The Practice of Marriage: Celebratory Speech


Review

The establishment of marriage and, before that, the
creation of man and woman for marriage take up the second
half of Genesis 2. The order of creation will be in this as
in many ways the basis for the order of law. God’s
laws of marriage are what they are because of the way he
made men and women. This material is also, surely, a
testimony to the great importance of these things, that
they should deserve so much space in such a concentrated
and compressed narrative at the very headwaters of the
Bible.

The Practice of Marriage: Celebratory Speech

We commented on various aspects of verse 23 last week.
We translated the NIV’s “now” as “at last” or “now,
at last” and said that both the sense of that term and the
poetic cast of the verse indicate the exuberance, the
celebration in Adam’s words as he first lays his eyes
on Eve and as he recognizes her as the one he has been
longing for: a partner in love.

Now Gen. 2, as we said, is a remarkably compressed
narrative. We have found throughout our study of this great
book of the Bible that a great deal is said in very few
words; that fundamental lessons are embedded in short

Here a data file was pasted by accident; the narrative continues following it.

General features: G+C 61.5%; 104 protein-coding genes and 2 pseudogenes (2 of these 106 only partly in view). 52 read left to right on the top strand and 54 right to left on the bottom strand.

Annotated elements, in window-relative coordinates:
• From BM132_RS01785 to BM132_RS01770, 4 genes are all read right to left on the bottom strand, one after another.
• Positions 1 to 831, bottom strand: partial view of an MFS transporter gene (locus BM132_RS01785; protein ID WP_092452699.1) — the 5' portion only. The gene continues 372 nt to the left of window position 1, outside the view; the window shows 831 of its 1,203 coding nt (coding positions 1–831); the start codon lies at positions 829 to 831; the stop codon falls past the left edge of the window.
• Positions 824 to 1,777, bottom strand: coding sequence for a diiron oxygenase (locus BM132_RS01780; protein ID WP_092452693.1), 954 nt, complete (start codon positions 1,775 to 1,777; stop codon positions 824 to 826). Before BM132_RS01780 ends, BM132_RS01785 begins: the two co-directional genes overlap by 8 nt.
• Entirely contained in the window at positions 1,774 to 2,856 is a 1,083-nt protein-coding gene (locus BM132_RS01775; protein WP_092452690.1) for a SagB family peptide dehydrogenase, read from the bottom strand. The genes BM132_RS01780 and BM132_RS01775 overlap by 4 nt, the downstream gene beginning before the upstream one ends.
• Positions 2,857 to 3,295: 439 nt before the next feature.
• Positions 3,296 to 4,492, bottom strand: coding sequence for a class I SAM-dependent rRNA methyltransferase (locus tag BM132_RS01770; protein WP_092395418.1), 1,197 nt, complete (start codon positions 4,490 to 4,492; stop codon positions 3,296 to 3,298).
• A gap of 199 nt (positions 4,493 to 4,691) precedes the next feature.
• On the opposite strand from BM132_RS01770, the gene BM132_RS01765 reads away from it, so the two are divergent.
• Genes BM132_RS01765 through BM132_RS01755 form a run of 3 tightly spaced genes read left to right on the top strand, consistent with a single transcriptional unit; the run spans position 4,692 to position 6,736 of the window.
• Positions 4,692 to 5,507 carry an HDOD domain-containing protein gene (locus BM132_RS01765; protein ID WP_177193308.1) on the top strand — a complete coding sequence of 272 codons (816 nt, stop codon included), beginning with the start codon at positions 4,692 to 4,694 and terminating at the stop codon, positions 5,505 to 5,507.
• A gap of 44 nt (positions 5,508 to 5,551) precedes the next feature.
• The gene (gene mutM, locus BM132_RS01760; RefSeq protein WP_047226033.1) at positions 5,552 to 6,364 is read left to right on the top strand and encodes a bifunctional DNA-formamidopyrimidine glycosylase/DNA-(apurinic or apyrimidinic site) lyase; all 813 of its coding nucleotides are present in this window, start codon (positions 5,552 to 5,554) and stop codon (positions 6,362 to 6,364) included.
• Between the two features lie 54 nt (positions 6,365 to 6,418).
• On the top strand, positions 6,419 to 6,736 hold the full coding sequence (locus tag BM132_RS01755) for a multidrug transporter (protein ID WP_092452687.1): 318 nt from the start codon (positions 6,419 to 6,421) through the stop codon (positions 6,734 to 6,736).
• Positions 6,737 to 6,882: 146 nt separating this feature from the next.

paragraphs. And, I most firmly believe that we have such a
great lesson here, very much in very few words.

Remember we have already said that vv. 23-24 are the
Bible’s entire doctrine of marriage in a nutshell.
Well,, in my judgment, we have here as well the
Bible’s entire practice of marriage in a nutshell.
You have the order of the sexes here, male headship if you
will (in Adam’s naming Eve), you have marriage as a
matter of both passion and loyalty (in the “stick to”, the
NIV’s “be united to” in v. 24), you have marriage as
creating a new family (in Adam’s “bone of my
bones…” and the “leave and cleave” and “one flesh”
of v. 24) and you have the Bible’s principle word on
the technique or practice of married love in v. 23 and in
the example of Adam’s celebratory speech to and about
his wife.

Confirmation that it is correct to attach such sweeping
significance to this single verse comes in several
parts.

  1. The compression of the narrative makes everything,
    every detail of great importance. There are so many
    things we would like to know about life before the fall
    (e.g. did Adam have a belly button?) and the Bible shows
    no interest in satisfying our curiosity about any of
    that. What we are given is what is essential for our
    understanding of life, human nature, and that ideal
    humanity that God created and that his grace will
    recreate in the hearts and lives of his elect. That makes
    this material very weighty. And that makes particularly
    noteworthy the fact that we have only one piece of
    recorded human speech prior to the fall. And that remark
    happens to be a husband’s praise, appreciation, and
    celebration of his wife.
  2. Upon the entrance of sin, the next recorded speech of
    a husband concerning his wife is markedly different (3:12